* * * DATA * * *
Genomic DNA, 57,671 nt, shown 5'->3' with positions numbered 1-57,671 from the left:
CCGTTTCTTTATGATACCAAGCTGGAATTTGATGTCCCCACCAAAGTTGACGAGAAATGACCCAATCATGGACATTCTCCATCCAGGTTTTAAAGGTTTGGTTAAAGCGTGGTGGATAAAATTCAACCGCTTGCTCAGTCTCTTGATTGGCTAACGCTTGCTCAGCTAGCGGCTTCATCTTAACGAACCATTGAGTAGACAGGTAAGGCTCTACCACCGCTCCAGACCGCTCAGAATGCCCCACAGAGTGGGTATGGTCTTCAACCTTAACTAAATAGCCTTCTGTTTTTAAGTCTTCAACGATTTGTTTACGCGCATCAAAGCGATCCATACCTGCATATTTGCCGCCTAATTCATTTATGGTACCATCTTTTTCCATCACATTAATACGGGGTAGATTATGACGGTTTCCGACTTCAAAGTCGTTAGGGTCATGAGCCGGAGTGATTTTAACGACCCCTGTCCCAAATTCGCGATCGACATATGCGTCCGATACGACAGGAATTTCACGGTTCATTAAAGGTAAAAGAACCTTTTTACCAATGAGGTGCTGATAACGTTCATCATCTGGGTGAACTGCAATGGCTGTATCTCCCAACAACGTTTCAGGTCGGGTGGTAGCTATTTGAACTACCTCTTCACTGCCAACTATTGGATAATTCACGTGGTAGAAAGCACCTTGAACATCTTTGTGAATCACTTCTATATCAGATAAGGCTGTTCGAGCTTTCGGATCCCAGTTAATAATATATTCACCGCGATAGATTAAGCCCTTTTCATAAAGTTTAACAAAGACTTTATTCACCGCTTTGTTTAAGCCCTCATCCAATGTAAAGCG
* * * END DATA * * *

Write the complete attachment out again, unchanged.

Genomic DNA, 57,671 nt, shown 5'->3' with positions numbered 1-57,671 from the left:
CCGTTTCTTTATGATACCAAGCTGGAATTTGATGTCCCCACCAAAGTTGACGAGAAATGACCCAATCATGGACATTCTCCATCCAGGTTTTAAAGGTTTGGTTAAAGCGTGGTGGATAAAATTCAACCGCTTGCTCAGTCTCTTGATTGGCTAACGCTTGCTCAGCTAGCGGCTTCATCTTAACGAACCATTGAGTAGACAGGTAAGGCTCTACCACCGCTCCAGACCGCTCAGAATGCCCCACAGAGTGGGTATGGTCTTCAACCTTAACTAAATAGCCTTCTGTTTTTAAGTCTTCAACGATTTGTTTACGCGCATCAAAGCGATCCATACCTGCATATTTGCCGCCTAATTCATTTATGGTACCATCTTTTTCCATCACATTAATACGGGGTAGATTATGACGGTTTCCGACTTCAAAGTCGTTAGGGTCATGAGCCGGAGTGATTTTAACGACCCCTGTCCCAAATTCGCGATCGACATATGCGTCCGATACGACAGGAATTTCACGGTTCATTAAAGGTAAAAGAACCTTTTTACCAATGAGGTGCTGATAACGTTCATCATCTGGGTGAACTGCAATGGCTGTATCTCCCAACAACGTTTCAGGTCGGGTGGTAGCTATTTGAACTACCTCTTCACTGCCAACTATTGGATAATTCACGTGGTAGAAAGCACCTTGAACATCTTTGTGAATCACTTCTATATCAGATAAGGCTGTTCGAGCTTTCGGATCCCAGTTAATAATATATTCACCGCGATAGATTAAGCCCTTTTCATAAAGTTTAACAAAGACTTTATTCACCGCTTTGTTTAAGCCCTCATCCAATGTAAAGCG